Another busy week in the Legislature is behind us, including the fourth Session day for the State Senate. Since I last updated you, the Senate and the House met together in a Joint Convention to hear the Governor deliver the annual State of the State address. I also had meetings with the Lebanon School Board and the Town of Canaan Selectboard. Although Session is a busy time and I am in Concord 3 or 4 days of the week, I am trying to stay connected to the communities that I represent. The work we do in Concord affects cities and towns, and my background as a former mayor and city councilor makes me particularly mindful of the impact of legislation at the local level.
This week, several of my bills made it past major legislative milestones.
SB 407 - the Healthy Moms, Healthy Babies Act - has now passed two Senate committees and was passed by the full Senate and is on its way to the House. This bill amends the State Medicaid plan to provide 12 months of continuous coverage - instead of 60 days - for new moms at their most vulnerable time, the postpartum period, and helps us give the smallest and newest members of our state a solid foundation for life.
SB 409 has also passed the full Senate. This legislation helps communities obtain emergency loans from the state for recovery from a catastrophic natural disaster such as the microburst that saw 3-4 inches of rain fall on Acworth in just one night washing out roads, damaging bridges, and destroying culverts. FEMA disaster relief reimbursement can often take years to be received, and many of our state's communities cannot afford to fund recovery efforts and then wait for reimbursement. SB 409 will make no-interest loans available from the state to communities facing a state of emergency due to a natural disaster, allowing these communities to recover more quickly. Now it is up to the House to move this legislation forward and on to the Governor's desk.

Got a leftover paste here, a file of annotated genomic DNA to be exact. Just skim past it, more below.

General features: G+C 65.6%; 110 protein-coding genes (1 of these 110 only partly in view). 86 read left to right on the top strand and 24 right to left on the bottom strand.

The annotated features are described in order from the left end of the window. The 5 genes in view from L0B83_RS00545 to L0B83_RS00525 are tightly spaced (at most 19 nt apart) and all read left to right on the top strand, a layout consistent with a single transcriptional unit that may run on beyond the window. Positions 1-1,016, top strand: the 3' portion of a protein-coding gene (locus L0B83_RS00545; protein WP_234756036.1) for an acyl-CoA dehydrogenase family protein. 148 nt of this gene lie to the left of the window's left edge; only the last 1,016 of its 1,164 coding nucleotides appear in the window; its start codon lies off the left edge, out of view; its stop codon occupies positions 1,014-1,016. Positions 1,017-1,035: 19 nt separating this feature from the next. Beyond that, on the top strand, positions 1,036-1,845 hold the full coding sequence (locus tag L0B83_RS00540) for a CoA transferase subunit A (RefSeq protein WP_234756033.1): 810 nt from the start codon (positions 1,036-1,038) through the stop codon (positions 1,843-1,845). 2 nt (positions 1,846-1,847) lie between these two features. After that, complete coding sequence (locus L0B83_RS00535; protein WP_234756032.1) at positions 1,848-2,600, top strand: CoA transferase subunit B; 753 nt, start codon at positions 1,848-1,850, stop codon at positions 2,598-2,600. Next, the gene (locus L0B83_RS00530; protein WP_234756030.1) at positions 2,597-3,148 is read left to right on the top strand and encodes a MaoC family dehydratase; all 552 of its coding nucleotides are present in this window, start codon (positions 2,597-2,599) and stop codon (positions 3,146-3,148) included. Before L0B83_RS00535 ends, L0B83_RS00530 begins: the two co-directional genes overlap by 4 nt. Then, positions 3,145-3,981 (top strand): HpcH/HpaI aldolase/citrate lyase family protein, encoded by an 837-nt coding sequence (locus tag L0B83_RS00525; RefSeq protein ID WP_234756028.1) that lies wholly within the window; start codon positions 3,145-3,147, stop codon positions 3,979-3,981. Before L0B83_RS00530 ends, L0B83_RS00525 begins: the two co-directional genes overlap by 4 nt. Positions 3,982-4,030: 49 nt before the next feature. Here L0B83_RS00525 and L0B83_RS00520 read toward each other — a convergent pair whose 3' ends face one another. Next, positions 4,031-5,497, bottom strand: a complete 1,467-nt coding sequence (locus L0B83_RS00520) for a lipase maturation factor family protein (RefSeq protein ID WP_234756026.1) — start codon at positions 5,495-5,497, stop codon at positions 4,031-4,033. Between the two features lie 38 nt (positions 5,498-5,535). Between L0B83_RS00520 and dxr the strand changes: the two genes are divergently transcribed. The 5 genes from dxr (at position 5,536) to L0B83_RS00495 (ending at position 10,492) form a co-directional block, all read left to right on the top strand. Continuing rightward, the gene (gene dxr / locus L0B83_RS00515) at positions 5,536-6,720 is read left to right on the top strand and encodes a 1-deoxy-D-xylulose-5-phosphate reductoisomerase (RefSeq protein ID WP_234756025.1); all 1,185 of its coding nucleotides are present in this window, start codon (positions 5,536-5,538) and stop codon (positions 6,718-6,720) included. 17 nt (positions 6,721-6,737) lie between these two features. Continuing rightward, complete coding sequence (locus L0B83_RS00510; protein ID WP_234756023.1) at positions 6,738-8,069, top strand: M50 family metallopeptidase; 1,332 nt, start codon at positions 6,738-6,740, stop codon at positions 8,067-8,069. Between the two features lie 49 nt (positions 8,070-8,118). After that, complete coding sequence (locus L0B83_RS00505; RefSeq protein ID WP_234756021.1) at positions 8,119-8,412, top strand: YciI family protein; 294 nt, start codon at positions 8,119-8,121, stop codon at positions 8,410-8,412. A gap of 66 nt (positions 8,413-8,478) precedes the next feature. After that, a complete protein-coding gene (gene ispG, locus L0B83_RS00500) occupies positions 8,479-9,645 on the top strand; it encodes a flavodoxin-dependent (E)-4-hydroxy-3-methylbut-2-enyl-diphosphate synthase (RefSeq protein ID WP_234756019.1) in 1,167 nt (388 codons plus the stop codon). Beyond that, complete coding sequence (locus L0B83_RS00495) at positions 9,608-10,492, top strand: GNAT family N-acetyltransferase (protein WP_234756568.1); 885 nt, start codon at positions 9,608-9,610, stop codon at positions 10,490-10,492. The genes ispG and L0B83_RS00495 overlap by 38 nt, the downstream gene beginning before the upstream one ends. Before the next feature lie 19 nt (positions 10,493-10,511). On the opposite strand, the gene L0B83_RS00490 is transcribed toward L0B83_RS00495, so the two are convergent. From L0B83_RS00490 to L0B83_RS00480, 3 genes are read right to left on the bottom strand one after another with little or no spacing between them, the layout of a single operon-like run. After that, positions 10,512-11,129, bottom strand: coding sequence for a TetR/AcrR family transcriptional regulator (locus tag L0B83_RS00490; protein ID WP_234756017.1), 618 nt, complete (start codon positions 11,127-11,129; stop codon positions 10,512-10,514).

The Senate also passed SB 419 which will establish a commission to study the delivery of public health services in New Hampshire through the 13 regional public health networks. Not all New Hampshire cities and towns can afford, on their own, to have a dedicated public health department. Large cities like Manchester and Nashua have full time departments, while Portsmouth has a part-time department. The rest of the state depends on a regional approach. Now more than ever we understand the importance of coordinated public health delivery and the work that public health networks perform. This commission will study the existing regional public health infrastructure and make recommendations to the Legislature to optimize these services.
Another piece of good news is that the Senate unanimously voted to advance SB 422, which establishes an adult dental benefit under the state Medicaid program. 35 other states provide this dental benefit to adult Medicaid recipients, but in New Hampshire this benefit has only been available to children. This bill will help New Hampshire’s low-income, frail, elderly, and adults with disabilities enrolled in Medicaid gain access to dental care. Thank you to Senator Cindy Rosenwald for championing this legislation which passed with bi-partisan support.
We are now more than 30 years out from the Claremont decisions where the New Hampshire Supreme Court directed the Legislature to define and fund an adequate education for all New Hampshire public school children. Three decades later, the Legislature has still failed to find a solution to fairly fund public education. Moving funding out of the public education system to private schools through Education Freedom Accounts program is a move in the wrong direction. This is my simple approach to a complex issue. What is not complex is our job, caring for the education needs of ALL of New Hampshire's children. As the Senator from District 5, the home base to the Claremont decision, my focus is and will continue to be on fair, equitable, sustainable funding for public education.